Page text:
Congress

White House Prepares For Even Bigger Spending Package

SK Ashby
Written by SK Ashby

The House of Representatives is expected to cast the final vote for the $1.9 trillion coronavirus spending package tomorrow morning and send it to President Biden's desk to sign it into law, but what comes next?

According to Bloomberg, the White House and congressional Democrats are in early discussions about a far larger omnibus bill that's more like the "grand bargain" that President Obama once tried to negotiate with Republicans.

The theoretical package would include trillions in spending on everything from infrastructure to health care over the next decade, but the key to the whole deal may be how to pay for it.

The “build back better” program that the White House says will be announced after Biden signs the $1.9 trillion aid bill will be far more expansive than its predecessor.

Spanning measures to address infrastructure, climate, health care, inequality and much more, and costing trillions of dollars over a decade, the initiative is far more complex. [...]

Democrats have announced that earmarks will be included in the infrastructure proposal, something that allows bargaining to fund particular priorities for individual lawmakers. But Republicans are still discussing among themselves whether to participate and are aiming to decide this week.

I believe as most of you probably do that Democrats should spend whatever we need to get the country pointed in the right direction, but we are going to have to pay for all of this at some point.

To that end, early talks on a future spending package include tax hikes that have already been endorsed by someone who may cast the deciding vote: Senator Joe Manchin. Manchin spoke to Axios over the weekend and endorsed a proposal to partially repeal Trump's tax cuts for corporations and wealthy shareholders to pay for the next package. Manchin's effort to get out ahead of the matters tell me he believes that's acceptable to his own constituents in conservative West Virginia.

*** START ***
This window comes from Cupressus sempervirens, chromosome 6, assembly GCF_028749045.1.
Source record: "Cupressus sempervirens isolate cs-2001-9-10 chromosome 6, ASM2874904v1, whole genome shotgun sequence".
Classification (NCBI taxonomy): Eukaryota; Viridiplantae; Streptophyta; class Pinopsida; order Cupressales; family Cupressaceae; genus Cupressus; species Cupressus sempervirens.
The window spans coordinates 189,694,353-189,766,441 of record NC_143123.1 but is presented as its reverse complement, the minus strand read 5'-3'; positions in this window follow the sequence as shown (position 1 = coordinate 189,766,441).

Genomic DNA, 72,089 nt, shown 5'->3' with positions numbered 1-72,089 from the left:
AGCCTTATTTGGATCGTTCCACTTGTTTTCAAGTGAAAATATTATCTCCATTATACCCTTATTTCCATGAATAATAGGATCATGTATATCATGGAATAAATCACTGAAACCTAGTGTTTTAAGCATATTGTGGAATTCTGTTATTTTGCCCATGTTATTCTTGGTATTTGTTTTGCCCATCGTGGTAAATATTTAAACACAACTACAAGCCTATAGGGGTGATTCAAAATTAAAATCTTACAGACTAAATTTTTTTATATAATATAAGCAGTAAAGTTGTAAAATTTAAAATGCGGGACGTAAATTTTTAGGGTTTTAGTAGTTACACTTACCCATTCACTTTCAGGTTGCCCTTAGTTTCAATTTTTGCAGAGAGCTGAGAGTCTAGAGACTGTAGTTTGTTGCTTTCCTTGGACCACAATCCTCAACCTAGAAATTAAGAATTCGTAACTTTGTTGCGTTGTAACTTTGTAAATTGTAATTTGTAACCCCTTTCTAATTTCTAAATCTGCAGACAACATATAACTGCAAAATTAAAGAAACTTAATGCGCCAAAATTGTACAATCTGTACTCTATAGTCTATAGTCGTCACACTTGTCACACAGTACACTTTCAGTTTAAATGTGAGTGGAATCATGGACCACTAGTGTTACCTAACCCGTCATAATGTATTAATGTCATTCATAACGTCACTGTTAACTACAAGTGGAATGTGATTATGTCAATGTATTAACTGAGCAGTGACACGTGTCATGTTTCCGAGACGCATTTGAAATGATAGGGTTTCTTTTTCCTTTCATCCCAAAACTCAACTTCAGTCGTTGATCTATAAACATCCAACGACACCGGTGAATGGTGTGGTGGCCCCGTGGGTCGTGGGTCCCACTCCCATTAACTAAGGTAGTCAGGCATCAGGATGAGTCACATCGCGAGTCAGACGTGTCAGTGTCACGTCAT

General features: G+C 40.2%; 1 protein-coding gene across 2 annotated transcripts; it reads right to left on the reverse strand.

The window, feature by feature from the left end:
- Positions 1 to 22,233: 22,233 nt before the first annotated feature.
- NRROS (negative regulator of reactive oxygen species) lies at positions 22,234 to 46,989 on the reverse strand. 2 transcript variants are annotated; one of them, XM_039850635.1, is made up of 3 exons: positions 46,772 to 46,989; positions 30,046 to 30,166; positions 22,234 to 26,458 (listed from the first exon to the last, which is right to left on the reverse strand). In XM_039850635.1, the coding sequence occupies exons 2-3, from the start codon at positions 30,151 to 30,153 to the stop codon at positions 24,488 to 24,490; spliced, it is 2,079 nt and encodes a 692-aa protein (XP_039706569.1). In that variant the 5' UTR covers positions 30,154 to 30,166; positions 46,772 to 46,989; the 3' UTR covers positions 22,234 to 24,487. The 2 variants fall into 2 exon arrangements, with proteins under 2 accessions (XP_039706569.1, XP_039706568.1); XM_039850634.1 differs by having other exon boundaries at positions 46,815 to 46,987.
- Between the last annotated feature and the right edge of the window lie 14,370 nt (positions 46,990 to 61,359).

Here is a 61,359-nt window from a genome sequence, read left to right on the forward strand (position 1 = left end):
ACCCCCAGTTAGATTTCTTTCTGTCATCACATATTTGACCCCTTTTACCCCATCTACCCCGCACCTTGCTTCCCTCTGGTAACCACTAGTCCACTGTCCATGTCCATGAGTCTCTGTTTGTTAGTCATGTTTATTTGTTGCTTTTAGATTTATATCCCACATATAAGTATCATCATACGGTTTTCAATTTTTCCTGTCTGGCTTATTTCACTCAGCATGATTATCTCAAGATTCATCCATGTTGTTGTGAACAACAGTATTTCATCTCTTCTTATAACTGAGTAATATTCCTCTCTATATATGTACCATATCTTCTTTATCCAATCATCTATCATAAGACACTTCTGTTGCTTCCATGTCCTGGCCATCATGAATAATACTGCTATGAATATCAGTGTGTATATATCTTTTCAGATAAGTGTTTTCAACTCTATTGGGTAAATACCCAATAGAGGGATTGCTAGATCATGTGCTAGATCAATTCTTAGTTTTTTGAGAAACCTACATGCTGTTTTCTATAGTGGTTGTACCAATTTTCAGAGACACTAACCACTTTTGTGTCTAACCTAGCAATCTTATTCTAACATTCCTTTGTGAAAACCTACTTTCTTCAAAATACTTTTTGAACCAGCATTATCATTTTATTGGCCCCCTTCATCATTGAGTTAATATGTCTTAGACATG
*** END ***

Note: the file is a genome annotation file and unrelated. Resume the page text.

The decision to include earmarks is probably more targeted at Manchin than it is Republicans who may be unreachable in any case. With a deciding vote, Manchin can ask for almost anything he wants in earmarks and get it. And you know what, that's fine? It's good. Give him a museum named after himself for all I care as long as he votes for the larger package.

This significantly larger spending proposal will not move as quickly as the COVID stimulus bill did and I don't expect we'll see a semi-final version of it until later this year.

I'm actually optimistic about the chances of something large passing. A trillion here, a trillion there; the public has been numbed to large numbers and Republican deficit hysteria just doesn't command the same amount of attention that it did when the president was Black.